TFAC partners with Hub City Writers Project to present workshopsPublished 7:01pm Thursday, February 7, 2013
• Tuesday, March 26: “Make a Scene, Why Don’t You?”
Instructor: Mindy Friddle, Novelist
Friddle’s first novel, The Garden Angel was selected for Barnes and Noble’s Discover Great New Writers program. Her second novel, Secret Keepers, won the Willie Morris Award for Southern Fiction.
Friddle will discuss how scene and summary work can transform writing. A writer’s ability to balance scenes with summary and exposition controls a story’s pacing, increasing tension and suspense.
Participants will come away with a clear understanding of these critical craft elements and how to use them in their own work.
• Tuesday, April 23: Poetry Workshop
Instructor: John Lane, Author and Creative Writing professor, Wofford College
Lane is the author of more than a dozen books of poetry and prose, and has received several grants, awards and fellowships including the 2001 Philip D. Reed Memorial Award for Outstanding Writing on the Southern Environment.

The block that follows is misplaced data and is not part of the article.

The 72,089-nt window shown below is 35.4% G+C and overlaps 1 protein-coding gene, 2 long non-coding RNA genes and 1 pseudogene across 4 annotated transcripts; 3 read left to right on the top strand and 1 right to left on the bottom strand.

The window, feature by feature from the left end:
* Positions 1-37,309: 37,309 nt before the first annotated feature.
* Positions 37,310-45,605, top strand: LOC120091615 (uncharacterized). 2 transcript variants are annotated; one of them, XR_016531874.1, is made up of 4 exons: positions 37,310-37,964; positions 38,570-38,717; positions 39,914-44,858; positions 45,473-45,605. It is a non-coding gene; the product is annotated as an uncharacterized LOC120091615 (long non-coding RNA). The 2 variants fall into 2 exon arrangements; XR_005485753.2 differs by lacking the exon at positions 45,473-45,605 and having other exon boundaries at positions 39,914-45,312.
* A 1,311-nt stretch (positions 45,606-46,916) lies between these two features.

Lane will give a firm grounding in all the basics of poetry writing. There will be readings of contemporary poets, discussion of the craft of poetry and work on one assignment poem. Some discussion will be about possible markets for poetry.
Besides having published more than 400 writers and 60 books, Hub City Writers Project, founded in 1995, is dedicated to nurturing writers in all stages of the writing process through workshops, contests, and gatherings striving to build a community of writers across Upstate South Carolina and beyond.
Tryon Fine Arts Center is a 44-year-old organization that provides opportunities and facilities for the entire Carolina Foothills community in order to advance experience and participation in the arts.
The workshops to be held at TFAC are part lecture, part exercise and will have a maximum of 20 students.
All will be held from 6:30-8:30 p.m. in the Mahler Room. For more information to register, call 828-859-8322 or visit www.tryonarts.org .
– article submitted by Marianne Carruth